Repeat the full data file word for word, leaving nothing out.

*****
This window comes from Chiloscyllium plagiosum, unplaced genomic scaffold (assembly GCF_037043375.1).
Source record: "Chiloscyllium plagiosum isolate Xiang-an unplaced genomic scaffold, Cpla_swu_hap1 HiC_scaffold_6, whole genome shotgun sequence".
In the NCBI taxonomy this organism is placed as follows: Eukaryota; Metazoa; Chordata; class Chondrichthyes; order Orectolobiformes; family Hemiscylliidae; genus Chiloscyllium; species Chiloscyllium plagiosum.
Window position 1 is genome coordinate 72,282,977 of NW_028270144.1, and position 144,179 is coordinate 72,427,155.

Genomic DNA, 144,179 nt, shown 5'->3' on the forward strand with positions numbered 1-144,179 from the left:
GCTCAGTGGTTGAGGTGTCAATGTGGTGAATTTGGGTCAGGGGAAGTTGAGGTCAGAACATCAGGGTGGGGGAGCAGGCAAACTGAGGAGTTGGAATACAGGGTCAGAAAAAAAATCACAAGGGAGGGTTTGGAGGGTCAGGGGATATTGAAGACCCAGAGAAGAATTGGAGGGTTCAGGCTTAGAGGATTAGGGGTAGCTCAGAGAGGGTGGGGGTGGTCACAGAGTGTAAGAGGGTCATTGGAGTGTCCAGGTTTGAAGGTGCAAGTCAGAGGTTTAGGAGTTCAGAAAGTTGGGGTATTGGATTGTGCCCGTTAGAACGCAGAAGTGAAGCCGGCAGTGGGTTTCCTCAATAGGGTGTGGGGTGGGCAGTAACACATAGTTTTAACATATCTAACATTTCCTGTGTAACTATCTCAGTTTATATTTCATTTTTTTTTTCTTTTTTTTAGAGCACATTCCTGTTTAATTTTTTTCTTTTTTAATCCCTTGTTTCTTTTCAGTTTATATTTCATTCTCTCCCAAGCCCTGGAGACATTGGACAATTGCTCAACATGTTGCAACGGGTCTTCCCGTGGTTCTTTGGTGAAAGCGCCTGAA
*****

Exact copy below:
This window comes from Chiloscyllium plagiosum, unplaced genomic scaffold (assembly GCF_037043375.1).
Source record: "Chiloscyllium plagiosum isolate Xiang-an unplaced genomic scaffold, Cpla_swu_hap1 HiC_scaffold_6, whole genome shotgun sequence".
In the NCBI taxonomy this organism is placed as follows: Eukaryota; Metazoa; Chordata; class Chondrichthyes; order Orectolobiformes; family Hemiscylliidae; genus Chiloscyllium; species Chiloscyllium plagiosum.
Window position 1 is genome coordinate 72,282,977 of NW_028270144.1, and position 144,179 is coordinate 72,427,155.

Genomic DNA, 144,179 nt, shown 5'->3' on the forward strand with positions numbered 1-144,179 from the left:
GCTCAGTGGTTGAGGTGTCAATGTGGTGAATTTGGGTCAGGGGAAGTTGAGGTCAGAACATCAGGGTGGGGGAGCAGGCAAACTGAGGAGTTGGAATACAGGGTCAGAAAAAAAATCACAAGGGAGGGTTTGGAGGGTCAGGGGATATTGAAGACCCAGAGAAGAATTGGAGGGTTCAGGCTTAGAGGATTAGGGGTAGCTCAGAGAGGGTGGGGGTGGTCACAGAGTGTAAGAGGGTCATTGGAGTGTCCAGGTTTGAAGGTGCAAGTCAGAGGTTTAGGAGTTCAGAAAGTTGGGGTATTGGATTGTGCCCGTTAGAACGCAGAAGTGAAGCCGGCAGTGGGTTTCCTCAATAGGGTGTGGGGTGGGCAGTAACACATAGTTTTAACATATCTAACATTTCCTGTGTAACTATCTCAGTTTATATTTCATTTTTTTTTTCTTTTTTTTAGAGCACATTCCTGTTTAATTTTTTTCTTTTTTAATCCCTTGTTTCTTTTCAGTTTATATTTCATTCTCTCCCAAGCCCTGGAGACATTGGACAATTGCTCAACATGTTGCAACGGGTCTTCCCGTGGTTCTTTGGTGAAAGCGCCTGAA